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The Painful Consequences of Sleepwalking

By Sean Zucker


When Walt Disney said, “All our dreams can come true if we dare to pursue them,” This is not what he had in mind. BBC News Pidgin reports that a man unknowingly cut off his genitals when asleep. While that may sound like a scene from a slasher film, this was one man’s reality. It may also serve as a wake-up call to the tens of millions of people who suffer from sleepwalking.

This cautionary and cutting tale begins when a Ghanaian farmer named Kofi Atta is asleep in his favorite chair at home and dreaming about preparing meat for his family. Shortly afterward, a real-life nightmare began when Atta awoke to discover he had entirely severed his genitalia with a kitchen knife. “I defy sit inside chair wey I doze off, so as I dey sleep I dream of say I dey cut meat wey dey in front of me,” he told BBC News in Ghanaian Pidgin English.

Exactly when and how he grabbed a knife and performed the painful deed, “I no remember how I carry de knife, even me I dey confused,” he explained.

After yelling for help, neighbors were able to get Atta in touch with his family and medical professionals. His wife was not present at the time of the accident, though she did arrive shortly after receiving the call. She attempted to stop the bleeding by using a diaper before driving her husband to St. Francis Xavier Hospital in Assin Fosu. The 47-year-old is currently stable. He told BBC News Pidgin that he doesn’t have the funds for the surgery he needs to heal and has begun raising money for it.

While Atta said he isn’t aware of any preexisting conditions that would have led to this disaster, his actions are consistent with the American Academy of Sleep Medicine’s definition of sleepwalking. The AASM reports this disorder involves complex behaviors that occur during arousals from non-rapid eye movement sleep.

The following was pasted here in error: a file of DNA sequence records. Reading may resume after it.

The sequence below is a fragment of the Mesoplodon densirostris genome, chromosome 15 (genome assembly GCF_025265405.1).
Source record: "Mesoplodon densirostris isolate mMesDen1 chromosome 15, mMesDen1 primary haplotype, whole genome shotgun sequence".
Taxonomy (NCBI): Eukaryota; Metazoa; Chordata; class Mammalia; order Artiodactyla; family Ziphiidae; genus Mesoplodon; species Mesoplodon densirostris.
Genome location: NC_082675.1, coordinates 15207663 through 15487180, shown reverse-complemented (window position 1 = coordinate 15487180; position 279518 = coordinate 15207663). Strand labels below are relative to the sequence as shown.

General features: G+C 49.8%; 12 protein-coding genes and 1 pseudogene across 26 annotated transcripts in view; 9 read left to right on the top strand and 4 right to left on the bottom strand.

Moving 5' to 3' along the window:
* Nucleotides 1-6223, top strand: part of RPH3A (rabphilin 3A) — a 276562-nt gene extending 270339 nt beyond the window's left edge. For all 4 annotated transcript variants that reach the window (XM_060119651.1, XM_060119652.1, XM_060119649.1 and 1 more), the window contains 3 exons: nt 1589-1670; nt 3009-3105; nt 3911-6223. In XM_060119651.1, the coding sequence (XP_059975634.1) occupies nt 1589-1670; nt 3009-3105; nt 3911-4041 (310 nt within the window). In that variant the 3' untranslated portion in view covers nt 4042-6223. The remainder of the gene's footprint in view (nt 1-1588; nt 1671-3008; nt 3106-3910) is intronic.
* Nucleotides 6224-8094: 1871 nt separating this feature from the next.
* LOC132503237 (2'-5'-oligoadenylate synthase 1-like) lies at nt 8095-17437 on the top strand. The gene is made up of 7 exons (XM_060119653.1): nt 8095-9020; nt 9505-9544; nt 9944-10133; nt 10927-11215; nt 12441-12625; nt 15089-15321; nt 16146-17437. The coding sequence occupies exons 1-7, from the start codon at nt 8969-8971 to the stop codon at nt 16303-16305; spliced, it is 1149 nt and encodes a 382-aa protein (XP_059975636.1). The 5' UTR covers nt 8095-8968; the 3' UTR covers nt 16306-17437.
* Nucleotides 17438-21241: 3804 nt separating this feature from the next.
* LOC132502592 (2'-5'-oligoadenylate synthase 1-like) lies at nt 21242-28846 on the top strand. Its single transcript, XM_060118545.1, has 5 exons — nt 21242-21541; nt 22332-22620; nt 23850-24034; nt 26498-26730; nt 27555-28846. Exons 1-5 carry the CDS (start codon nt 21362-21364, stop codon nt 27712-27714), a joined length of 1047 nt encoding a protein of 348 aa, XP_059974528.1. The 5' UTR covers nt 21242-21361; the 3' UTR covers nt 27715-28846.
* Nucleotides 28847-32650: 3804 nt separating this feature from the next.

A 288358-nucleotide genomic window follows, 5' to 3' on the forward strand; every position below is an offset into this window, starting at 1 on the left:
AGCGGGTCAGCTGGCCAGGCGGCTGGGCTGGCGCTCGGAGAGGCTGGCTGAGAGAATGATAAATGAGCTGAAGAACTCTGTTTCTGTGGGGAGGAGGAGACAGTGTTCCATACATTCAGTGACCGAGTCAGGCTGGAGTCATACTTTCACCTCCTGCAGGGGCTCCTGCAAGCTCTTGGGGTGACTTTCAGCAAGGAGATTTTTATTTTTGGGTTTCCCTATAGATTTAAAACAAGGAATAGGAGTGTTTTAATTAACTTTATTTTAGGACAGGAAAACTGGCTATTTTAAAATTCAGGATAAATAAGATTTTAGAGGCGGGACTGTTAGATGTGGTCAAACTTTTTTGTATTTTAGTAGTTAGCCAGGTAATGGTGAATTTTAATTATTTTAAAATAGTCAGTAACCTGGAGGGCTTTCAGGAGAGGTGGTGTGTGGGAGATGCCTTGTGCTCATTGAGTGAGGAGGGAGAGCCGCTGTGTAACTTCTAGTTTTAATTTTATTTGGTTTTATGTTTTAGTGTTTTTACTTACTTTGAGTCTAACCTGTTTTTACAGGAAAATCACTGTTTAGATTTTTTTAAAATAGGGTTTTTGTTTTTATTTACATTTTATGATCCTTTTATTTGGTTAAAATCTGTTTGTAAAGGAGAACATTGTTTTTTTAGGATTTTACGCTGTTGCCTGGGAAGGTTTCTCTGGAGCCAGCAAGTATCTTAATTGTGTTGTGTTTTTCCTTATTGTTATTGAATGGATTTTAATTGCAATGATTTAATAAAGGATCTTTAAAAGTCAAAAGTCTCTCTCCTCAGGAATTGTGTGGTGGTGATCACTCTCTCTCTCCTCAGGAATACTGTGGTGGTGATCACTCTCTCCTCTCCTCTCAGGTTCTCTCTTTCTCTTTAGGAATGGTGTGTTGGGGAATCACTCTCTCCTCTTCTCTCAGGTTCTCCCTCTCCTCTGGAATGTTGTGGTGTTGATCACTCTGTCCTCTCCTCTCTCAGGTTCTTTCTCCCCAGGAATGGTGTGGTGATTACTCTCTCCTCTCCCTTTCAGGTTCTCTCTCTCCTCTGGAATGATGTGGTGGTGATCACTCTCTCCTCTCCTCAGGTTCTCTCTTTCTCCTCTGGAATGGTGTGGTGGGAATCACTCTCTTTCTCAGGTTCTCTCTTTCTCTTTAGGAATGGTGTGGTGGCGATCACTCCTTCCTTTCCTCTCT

The academy warns it is reaching epidemic levels in adults. At least 4 percent of the world’s adult population suffers from sleepwalking, which can create all sorts of troubling conditions that stop short of self-mutilation. A recent AASM study, for example, discovered that sleepwalkers are at a significantly higher risk than others of daytime sleepiness, fatigue, insomnia, depression, anxiety and overall diminished quality of life.

The researchers also found that over 22 percent of sleepwalkers suffer nightly episodes, while 43 percent experience them weekly. More troubling still is that 60 percent of people with this condition have violent sleep-related behaviors.

Admittedly, there is no evidence that any sleepwalker has ever severed their genitalia. But other incidents of related injuries include bruises, nose bleeds, fractures and head trauma. One study participant even admitted to once jumping out of a third-floor window.

“Sleepwalking is an under-diagnosed condition that may be associated with daytime consequences and mood disturbances leading to a major impact on quality of life,” said Dr. Yves Dauvilliers, the study’s lead author. “The burden of sleepwalking in adults should be highlighted and emphasized.”

The academy and Dauvilliers obviously will get no argument from Atta on that recommendation.

 

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